Here’s a true story. In the heady weeks before the 2000 election, I was debating the state of the union on a now long-deleted message board when I posited that none of the issues being discussed in the presidential debate would matter in another generation. The internet being sort of what it is now even back then, I was immediately challenged to name three unappreciated future threats to US security in the next 25 years.
I listed terrorism, pandemic, and conflicts with revanchist Cold War opponents. In that order.
Mind you, I don't enjoy being right. Cassandra syndrome sucks, especially when everyone sees the pattern themselves too late and panics. In 2016, I was writing about Russian propaganda campaigns and Cambridge Analytica, warning readers that democracy was the target and both sides were subject to manipulation. By 2018, it was apparent to me that “resistance” politics had gotten lost in exactly the wilderness of mirrors that Vladimir Putin had hoped for; the pendulum had swung, and now both sides were fiercely defending hyper-partisan information bubbles.
I don’t know if the United States will go to war with Russia. I do know that Vladimir Putin benefits from the instabilities created by rumors of war. Gas prices go up (hooray, Nord Stream) whenever confusing signals perturb the infotainment ether. The first Cold War ended after oil prices plummeted because Russia depended on fossil fuel exports for ready cash. In the sequel, Putin flings the idea of a hypersonic missile around to raise tensions, observing the effects on the bottom line to learn what works.
Again, I cannot say that war isn’t coming. Maybe it is. I will get to that in a moment. First, let me note that this all has a familiar feel to it. My father subscribed to the monthly newsletter from the Center for Defense Information as a child, and I would read each issue with the weirdly obsessive interest of a 5th grader who could list Soviet ballistic missile throw weights. Under the Reagan administration, Americans were only starting to understand just how propagandized they were, and how the “bomber gap” and “missile gap” of the Cold War were essentially marketing campaigns for what Eisenhower called “the military-industrial complex.” The nuclear sword of Damocles was undoubtedly real, poised over humanity’s collective neck in submarines and silos and bomb bays around the world. Nevertheless, both sides had done a terrific sales job on themselves by the time it was over.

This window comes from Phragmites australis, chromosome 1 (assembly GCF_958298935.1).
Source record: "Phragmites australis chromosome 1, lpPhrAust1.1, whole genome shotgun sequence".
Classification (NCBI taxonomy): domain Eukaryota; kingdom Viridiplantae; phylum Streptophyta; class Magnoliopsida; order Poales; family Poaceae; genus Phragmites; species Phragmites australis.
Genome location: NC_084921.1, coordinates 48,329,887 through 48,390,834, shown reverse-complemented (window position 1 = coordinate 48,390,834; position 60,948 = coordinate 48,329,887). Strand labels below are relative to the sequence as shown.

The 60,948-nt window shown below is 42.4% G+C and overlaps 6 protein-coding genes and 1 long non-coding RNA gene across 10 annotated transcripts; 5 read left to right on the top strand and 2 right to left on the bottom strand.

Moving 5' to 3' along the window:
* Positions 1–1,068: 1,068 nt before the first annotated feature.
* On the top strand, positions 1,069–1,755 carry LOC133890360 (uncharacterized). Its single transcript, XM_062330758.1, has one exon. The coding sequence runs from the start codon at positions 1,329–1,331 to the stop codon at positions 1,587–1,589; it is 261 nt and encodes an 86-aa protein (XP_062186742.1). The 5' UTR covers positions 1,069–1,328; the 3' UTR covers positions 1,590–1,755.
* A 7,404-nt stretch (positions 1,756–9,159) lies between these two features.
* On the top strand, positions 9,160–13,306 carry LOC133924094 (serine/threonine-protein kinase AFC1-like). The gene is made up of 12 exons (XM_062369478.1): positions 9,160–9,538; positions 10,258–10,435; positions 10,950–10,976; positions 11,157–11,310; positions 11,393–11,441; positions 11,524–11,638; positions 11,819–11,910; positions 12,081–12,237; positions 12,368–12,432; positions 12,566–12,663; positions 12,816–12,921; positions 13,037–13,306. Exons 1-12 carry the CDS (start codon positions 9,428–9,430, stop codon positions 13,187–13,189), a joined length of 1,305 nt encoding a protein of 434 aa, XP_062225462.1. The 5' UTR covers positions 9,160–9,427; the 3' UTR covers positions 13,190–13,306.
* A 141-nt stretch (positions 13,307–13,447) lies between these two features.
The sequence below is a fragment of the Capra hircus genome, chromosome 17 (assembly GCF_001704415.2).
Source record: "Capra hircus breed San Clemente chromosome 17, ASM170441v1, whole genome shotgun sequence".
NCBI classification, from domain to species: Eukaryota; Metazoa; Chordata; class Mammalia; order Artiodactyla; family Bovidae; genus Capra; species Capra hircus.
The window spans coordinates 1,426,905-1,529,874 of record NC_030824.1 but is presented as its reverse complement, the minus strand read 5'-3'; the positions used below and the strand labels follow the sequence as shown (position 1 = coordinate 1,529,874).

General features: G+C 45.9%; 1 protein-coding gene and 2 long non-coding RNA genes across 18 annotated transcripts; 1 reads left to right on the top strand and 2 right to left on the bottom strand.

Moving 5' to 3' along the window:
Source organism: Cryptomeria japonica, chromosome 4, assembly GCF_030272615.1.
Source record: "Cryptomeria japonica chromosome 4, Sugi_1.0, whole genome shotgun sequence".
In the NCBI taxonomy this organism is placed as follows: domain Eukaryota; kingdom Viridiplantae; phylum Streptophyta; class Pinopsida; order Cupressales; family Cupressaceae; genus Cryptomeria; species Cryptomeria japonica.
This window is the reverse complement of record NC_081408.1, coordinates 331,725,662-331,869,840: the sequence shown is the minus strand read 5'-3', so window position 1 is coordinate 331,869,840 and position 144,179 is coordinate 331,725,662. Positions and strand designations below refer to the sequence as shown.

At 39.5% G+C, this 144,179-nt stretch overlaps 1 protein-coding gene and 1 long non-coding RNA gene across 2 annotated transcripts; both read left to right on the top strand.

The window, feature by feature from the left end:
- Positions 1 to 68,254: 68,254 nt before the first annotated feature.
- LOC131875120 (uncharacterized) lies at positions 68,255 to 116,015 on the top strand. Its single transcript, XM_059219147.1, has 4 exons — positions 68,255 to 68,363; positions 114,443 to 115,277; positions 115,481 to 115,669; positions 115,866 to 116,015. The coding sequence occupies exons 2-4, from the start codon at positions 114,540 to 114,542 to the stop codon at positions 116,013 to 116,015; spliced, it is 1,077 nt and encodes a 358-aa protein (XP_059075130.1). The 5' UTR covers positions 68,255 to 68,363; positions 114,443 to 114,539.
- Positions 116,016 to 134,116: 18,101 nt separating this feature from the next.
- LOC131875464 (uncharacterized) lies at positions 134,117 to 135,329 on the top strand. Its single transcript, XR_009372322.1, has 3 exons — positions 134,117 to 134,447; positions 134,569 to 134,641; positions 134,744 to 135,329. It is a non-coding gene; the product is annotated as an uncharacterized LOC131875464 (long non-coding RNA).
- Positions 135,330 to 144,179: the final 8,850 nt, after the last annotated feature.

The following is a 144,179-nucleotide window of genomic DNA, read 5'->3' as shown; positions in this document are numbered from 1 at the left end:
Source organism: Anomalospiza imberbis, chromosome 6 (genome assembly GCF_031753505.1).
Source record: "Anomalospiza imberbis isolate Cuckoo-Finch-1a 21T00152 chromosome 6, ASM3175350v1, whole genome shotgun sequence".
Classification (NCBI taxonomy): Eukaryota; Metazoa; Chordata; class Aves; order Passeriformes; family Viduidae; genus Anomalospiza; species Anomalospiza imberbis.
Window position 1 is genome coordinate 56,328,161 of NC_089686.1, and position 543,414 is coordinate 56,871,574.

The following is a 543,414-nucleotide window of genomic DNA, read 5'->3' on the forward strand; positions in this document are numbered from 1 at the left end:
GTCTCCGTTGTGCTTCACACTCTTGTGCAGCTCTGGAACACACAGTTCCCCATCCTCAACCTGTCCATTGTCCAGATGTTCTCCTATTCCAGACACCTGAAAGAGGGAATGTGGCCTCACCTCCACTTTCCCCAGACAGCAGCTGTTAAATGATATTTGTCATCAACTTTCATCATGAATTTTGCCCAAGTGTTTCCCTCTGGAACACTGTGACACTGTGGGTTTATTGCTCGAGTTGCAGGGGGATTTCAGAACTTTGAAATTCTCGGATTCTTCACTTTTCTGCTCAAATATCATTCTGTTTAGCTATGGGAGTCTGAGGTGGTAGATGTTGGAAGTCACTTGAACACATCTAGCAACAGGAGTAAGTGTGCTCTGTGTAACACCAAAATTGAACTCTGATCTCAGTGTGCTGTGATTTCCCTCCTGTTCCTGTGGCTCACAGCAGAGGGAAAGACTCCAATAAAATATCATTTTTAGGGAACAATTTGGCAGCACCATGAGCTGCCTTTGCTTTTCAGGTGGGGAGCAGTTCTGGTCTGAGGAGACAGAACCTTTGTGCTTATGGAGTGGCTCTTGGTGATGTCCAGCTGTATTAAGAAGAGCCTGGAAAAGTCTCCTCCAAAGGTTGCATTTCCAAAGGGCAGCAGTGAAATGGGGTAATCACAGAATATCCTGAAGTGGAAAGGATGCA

Nor was it really, really over, which brings us back to this awful, awful sequel.
Putin is all the weaker as a political leader for his absolute grip on power. I don’t think he necessarily wants to risk an actual war against the west. He is probably just riding down time and age, another Russian autocrat from the Chekist tradition fossilizing in the role of Grand Poobah at the Kremlin. Whether or not the rumors of his illness are true, as head of Russian state he has more in common with Yuri Andropov than Ivan the Terrible.
Joe Biden has a popularity problem in a republican democracy. Withdrawal from Afghanistan has already hurt his poll numbers. Actual war is a risk I don’t expect him to take. If anything, his record in office so far is in fact more conciliatory than Trump’s was (hooray, Nord Stream). Republicans are in the enviable position of being able to oppose “his” war whilst shining up Tom Cotton to run in 2024 as the “get tough on Russia” candidate. Who benefits? Why, the decrepit machinery of the Washington Consensus along with its usual constituencies, of course. If there is no war, the center of American politics may yet hold, even if the political right stands to gain in the short term. And so it goes.
Which brings me to my final point. Around 2014, on a now-deleted chat thread in a virtual office, I began to share with close friends my growing fears that the United States was approaching a constitutional precipice. America divided violently once before, although almost all the fighting was confined to the south during the US Civil War. A second time around, however, the divisions will not be so easily-drawn. Eastern Oregon is a world apart from Portland. As Yale historian Timothy Snyder recently explained, a Second Civil War could very well end “with some kind of basic reconstruction, where the US as we know it doesn’t have to exist.”
I do not know if there will be war. What I do know for certain is that the United States of America is too deeply divided to fight any war for very long, and that any war that does not go very well, very quickly, could very well destroy the United States. That would be a very different ending from the first Cold War, when the Soviet Union dissolved at the end. It would also not be better for humanity, despite fashionable opinions to the contrary, because when empires collapse, it is on top of people. We should have learned this lesson already.
The new Cold War is more boring, less realistic, yet somehow more insidious than the first. I don’t like it and I don’t want it. Though I still prefer it to the Second US Civil War, which I would not wish to survive.
I can’t believe we’re actually doing this: staring down Russian aggression - again.